Gripes. I have many. I find my list of “things with which I take issue” expanding with my age, but with age I have discovered that venting about those acts/attitudes/events that disgust and confound me can help to crystallise my views and, hopefully, move me forward with purpose.
On this occasion, dear reader, I invite you to be my sounding board — if you choose to read on…
First, I’d like to talk about marriage equality because next month the Australian Government plans to conduct a $122 million opinion poll about it. Because, really, who can trust those other polls showing rising support for marriage equality.
Yes, the Government is choosing to spend a shedload of money on a postal vote instead of other worthy causes (education, health, environmental reparation, domestic violence support services, to name but a few), in spite of our politicians already possessing powers to return the Marriage Act to what it was before John Howard had his way with it in 2004.
Let us not forget that, back in 1997, Malcolm Turnbull himself said:
“The voluntary postal voting method … is likely to ensure that not only will a minority of Australians vote, but also that large sections of the community will be disfranchised.”
Why put us and our LGBTQI+ friends through this? As a non-binding, voluntary postal survey that won’t have the protections afforded to AEC-run elections, it is not a credible process — and it’s a process that invites fear-based misinformation and targeted abuse. There is also uncertainty as to whether this highly conservative and ostensibly Christian government will follow through with a change in law, or what this change may look like, even if the survey returns a result in favour of marriage equality.
But, if a survey must indeed be had, why are we not being asked our opinions on other issues with arguably greater direct effects on our lives — such as whether or not Australia should follow the US into nuclear war, settle asylum seekers from Manus Island and Nauru, or amend politicians’ entitlements?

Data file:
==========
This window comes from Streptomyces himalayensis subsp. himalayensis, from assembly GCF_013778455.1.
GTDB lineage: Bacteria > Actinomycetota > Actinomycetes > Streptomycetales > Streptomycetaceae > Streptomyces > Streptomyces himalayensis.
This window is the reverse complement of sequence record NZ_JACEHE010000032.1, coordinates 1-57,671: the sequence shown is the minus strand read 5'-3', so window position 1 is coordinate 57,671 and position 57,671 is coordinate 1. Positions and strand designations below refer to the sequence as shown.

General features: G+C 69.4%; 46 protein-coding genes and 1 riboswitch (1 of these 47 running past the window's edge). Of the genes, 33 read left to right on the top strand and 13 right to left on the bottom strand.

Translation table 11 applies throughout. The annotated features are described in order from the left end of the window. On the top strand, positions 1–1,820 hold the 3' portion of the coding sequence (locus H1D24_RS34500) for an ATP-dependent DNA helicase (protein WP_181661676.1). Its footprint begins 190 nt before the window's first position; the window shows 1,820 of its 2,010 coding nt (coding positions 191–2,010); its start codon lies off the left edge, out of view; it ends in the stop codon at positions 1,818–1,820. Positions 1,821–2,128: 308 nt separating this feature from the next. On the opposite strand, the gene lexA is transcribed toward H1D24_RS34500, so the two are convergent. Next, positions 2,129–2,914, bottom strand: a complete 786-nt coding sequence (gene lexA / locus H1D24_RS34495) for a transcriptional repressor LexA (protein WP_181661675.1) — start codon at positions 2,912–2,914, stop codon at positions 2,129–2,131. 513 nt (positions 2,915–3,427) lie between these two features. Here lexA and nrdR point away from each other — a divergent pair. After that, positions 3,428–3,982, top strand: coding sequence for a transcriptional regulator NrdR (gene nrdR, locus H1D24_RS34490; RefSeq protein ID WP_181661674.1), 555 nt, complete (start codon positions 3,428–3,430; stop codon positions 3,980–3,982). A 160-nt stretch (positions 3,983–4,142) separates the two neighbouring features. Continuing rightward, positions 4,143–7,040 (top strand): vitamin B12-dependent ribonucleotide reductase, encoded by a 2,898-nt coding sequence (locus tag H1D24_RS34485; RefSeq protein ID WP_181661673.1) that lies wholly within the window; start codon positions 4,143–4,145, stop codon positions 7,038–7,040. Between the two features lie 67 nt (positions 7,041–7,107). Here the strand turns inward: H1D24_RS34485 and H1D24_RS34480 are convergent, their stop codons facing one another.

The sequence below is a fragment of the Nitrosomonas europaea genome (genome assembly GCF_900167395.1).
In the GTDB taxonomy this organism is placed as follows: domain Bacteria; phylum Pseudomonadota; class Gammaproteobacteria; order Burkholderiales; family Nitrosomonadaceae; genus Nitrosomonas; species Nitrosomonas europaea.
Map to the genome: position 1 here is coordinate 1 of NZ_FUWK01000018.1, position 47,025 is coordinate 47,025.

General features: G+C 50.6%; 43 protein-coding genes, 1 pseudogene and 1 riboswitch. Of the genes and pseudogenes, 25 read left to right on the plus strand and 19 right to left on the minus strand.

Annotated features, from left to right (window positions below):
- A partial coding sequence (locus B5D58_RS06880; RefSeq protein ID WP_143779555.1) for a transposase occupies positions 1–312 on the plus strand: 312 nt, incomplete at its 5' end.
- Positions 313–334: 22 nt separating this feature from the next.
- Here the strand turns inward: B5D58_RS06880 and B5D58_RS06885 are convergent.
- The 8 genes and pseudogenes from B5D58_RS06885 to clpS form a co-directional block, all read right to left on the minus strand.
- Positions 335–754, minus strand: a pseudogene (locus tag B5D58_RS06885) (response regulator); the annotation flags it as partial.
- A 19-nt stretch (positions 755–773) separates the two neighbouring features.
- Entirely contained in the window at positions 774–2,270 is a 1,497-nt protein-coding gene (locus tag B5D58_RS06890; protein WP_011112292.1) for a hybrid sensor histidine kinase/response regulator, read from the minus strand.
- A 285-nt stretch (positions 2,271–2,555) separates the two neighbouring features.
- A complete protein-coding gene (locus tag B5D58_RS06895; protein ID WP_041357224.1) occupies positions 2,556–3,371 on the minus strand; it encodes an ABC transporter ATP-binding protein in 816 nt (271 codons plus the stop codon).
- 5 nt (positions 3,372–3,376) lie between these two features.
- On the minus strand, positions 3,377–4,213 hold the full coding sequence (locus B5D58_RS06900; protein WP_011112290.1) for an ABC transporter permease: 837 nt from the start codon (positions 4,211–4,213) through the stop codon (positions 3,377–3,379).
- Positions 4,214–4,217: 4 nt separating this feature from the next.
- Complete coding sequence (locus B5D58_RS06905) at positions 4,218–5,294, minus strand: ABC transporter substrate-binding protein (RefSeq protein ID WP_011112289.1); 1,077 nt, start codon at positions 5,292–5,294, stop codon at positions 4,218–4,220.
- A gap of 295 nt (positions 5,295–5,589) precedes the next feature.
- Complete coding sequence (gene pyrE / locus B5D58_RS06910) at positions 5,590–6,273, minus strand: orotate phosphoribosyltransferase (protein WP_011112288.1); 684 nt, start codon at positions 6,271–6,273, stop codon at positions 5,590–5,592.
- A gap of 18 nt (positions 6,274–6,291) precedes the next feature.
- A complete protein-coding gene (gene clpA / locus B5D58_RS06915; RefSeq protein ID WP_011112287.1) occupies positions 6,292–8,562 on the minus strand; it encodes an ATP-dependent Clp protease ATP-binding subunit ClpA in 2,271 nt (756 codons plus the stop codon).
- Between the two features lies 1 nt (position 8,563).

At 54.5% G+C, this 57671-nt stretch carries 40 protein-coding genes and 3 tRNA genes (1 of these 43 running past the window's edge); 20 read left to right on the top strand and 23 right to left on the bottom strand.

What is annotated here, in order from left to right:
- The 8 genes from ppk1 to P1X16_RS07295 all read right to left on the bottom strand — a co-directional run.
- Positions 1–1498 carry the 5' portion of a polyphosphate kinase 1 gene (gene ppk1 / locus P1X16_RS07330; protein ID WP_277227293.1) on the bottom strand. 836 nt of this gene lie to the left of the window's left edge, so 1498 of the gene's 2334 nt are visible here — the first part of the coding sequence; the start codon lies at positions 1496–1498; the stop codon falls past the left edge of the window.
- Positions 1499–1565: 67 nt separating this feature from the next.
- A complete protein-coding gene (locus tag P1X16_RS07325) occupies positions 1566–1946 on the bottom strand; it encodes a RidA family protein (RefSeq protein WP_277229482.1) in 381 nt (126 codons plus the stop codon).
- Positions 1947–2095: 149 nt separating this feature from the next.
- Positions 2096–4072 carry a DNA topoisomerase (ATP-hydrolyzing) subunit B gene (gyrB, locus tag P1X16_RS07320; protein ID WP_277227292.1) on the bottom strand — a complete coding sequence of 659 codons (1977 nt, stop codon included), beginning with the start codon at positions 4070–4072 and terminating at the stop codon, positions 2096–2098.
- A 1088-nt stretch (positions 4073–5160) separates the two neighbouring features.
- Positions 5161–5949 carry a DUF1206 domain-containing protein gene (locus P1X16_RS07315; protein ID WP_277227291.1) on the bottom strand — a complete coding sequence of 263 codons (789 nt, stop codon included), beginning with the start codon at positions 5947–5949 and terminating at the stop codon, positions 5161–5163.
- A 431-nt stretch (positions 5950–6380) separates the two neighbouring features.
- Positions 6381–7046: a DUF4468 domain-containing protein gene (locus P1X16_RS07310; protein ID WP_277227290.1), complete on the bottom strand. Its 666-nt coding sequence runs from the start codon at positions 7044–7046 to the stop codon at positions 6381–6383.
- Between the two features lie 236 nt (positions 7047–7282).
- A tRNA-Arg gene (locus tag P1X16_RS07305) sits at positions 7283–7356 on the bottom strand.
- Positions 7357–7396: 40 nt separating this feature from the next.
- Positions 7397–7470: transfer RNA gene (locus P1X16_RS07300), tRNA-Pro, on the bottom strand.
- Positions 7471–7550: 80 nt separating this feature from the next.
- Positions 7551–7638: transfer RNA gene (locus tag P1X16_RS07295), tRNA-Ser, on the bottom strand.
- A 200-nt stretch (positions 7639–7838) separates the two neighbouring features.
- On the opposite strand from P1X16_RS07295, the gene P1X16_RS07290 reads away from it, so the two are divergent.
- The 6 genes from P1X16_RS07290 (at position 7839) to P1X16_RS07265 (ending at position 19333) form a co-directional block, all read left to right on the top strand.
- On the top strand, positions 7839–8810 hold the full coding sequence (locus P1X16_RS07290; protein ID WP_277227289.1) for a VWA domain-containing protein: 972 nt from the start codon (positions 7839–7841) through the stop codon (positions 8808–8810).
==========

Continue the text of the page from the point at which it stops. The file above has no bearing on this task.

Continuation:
The Government’s choice to pay homage to one set of obligations (ANZUS Treaty) while ignoring others (Geneva Convention; their job) is disingenuous — as is the selective application of “Christian” values to decisions involving all Australians. I can not understand why a secular government is foisting their particular version of Christianity onto a nation clearly moving away from organised religion.
If we are a Christian nation [news flash: we’re not and, it seems, we never were], why is our Government not following through with the full set of values it apparently espouses? Why does it not give more regard to our most vulnerable community groups (eg. first people, young people, students, single parents, older people) instead of judging and penalising them at every opportunity? And why perpetuate the atrocities in our detention centres for juvenile offenders and people fleeing persecution?
“If only Christians fought like this for refugees … Or what about crossing the floor for the poor, the homeless, for battered wives and illiterate Aboriginal kids. No. What excites these Christian warriors is beating up on gays. I’ve watched it all my life.”